A second report on COVID-19-driven anti-Asian racism by the Asian Australian Alliance makes chilling reading. Pip Hinman reports.
There was a sense of relief as former Collingwood president Eddie McGuire was forced to quit, but why is it that racists, or apologists for racism, often escape the consequences, asks Jacob Andrewartha.
Far-right activist Phillip Galea has been jailed on terrorism charges after threatening to commit violence against left-wing activists and Muslims. Sue Bolton discusses what it will take to defeat such extremists.
Donald Trump's defeat does not mean that Trumpism is dead. The struggles are going to have to continue, argues Alex Bainbridge.
Markela Panegyres uncovers some of the history of the Hyde Park Barracks, a former convict dormitory and Female Immigration Depot.
Socialist councillor Sue Bolton argues that listening to, and working with, affected communities is critical for any government wishing to stop the spread of the coronavirus pandemic.
It’s an uncomfortable and disorienting time to be alive but to achieve justice we have to continue to speak in the 'language of the unheard', writes Benji PK.
Being Indigenous in one of the richest countries in the world is a risk factor for COVID-19, quite apart from the other factors dispossessed people struggle with, such as high rates of incarceration, unemployment and suicide, writes Emma Murphy.
When British essayist Samuel Johnson wrote in 1774 the famous words “Patriotism is the last refuge of a scoundrel” the context was an aggressive British colonial expansionist push and associated wars with its European colonial competitors.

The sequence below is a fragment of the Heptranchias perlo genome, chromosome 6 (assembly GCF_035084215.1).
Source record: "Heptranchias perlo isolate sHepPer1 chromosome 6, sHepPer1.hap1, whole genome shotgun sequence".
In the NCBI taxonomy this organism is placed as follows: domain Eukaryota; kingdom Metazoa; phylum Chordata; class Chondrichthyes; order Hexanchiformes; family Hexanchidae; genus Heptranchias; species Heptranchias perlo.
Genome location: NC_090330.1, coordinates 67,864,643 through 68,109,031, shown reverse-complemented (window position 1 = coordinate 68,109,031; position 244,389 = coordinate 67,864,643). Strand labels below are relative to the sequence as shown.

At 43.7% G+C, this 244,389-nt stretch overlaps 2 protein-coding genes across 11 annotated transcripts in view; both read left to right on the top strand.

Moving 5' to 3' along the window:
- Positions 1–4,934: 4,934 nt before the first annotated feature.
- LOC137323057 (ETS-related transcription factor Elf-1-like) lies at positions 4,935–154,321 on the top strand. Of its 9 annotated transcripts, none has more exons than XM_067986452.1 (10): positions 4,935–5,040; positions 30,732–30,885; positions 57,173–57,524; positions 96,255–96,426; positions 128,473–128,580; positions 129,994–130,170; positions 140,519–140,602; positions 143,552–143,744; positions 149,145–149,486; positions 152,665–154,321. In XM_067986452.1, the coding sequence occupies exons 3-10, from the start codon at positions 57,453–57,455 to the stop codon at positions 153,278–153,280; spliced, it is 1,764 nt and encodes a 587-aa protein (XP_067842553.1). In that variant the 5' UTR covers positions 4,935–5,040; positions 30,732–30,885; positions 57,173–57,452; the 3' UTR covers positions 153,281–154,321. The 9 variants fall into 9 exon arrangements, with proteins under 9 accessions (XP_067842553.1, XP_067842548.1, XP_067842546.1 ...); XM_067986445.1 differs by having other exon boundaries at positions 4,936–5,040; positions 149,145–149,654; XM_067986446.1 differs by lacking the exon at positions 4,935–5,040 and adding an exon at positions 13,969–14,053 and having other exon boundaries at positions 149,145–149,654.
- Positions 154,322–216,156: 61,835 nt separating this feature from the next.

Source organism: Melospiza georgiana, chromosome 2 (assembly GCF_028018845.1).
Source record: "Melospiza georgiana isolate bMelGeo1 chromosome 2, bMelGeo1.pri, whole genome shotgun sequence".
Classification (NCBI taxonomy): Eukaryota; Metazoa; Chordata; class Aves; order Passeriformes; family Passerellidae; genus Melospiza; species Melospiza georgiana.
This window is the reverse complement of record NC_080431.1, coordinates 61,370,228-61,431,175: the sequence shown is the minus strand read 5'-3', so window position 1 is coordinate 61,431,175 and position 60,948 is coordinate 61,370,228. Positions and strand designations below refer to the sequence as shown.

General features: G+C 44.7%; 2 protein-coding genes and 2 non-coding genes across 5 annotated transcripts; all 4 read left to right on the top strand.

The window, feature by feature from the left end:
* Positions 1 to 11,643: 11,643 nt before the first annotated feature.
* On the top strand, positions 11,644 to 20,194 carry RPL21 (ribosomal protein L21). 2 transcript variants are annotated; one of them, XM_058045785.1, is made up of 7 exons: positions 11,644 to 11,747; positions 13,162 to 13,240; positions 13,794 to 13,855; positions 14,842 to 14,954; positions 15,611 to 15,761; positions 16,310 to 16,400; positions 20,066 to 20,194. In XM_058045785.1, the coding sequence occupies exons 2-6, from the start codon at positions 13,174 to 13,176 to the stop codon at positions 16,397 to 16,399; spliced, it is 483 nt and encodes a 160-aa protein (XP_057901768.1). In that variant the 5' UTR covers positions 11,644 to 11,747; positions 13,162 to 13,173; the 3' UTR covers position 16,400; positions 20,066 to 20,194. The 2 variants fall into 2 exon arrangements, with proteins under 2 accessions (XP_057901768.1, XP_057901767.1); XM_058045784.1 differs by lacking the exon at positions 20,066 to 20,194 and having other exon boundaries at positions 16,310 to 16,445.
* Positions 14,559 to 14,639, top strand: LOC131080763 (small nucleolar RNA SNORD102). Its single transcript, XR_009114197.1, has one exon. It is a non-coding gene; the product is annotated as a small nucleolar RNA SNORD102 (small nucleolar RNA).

Disgracefully, Victorian authorities took more than a week to confirm the death in custody of another Yorta Yorta woman on January 2. Veronica Nelson was being held at a maximum-security prison in Melbourne for a minor crime when she died.
Support for the Djab Wurrung Heritage Protection Embassy continues to grow, nearly a month after the Victorian Labor government gave Traditional Owners and supporters two weeks to vacate the protest camp site.
It has happened again. A white supremacist has committed another atrocity, this time in El Paso, Texas, in the United States. Like the Christchurch murderer, he took to the internet to promote his motives.
The rapidity with which homophobic rugby player Israel Folau raised $2.2 million for his fight against Rugby Australia is just the latest example of how easy it is to monetise hate these days. It is a morbid symptom of a capitalist system plumbing the depths of moral bankruptcy.
Students, unionists and community members protested outside the immigration department on April 11 against the threatened deportation of Kinley Wangchuck, an 18-year-old hearing-impaired student who lives in Queanbeyan, NSW.
The most important finding of the long Mueller investigation into United States President Donald Trump — that there was no collusion with the Russians to fix the 2016 US election so that Trump would win — came as a shock to most liberals, progressives and even many socialists.
The Christchurch massacre has prompted many to reflect on the times we live in.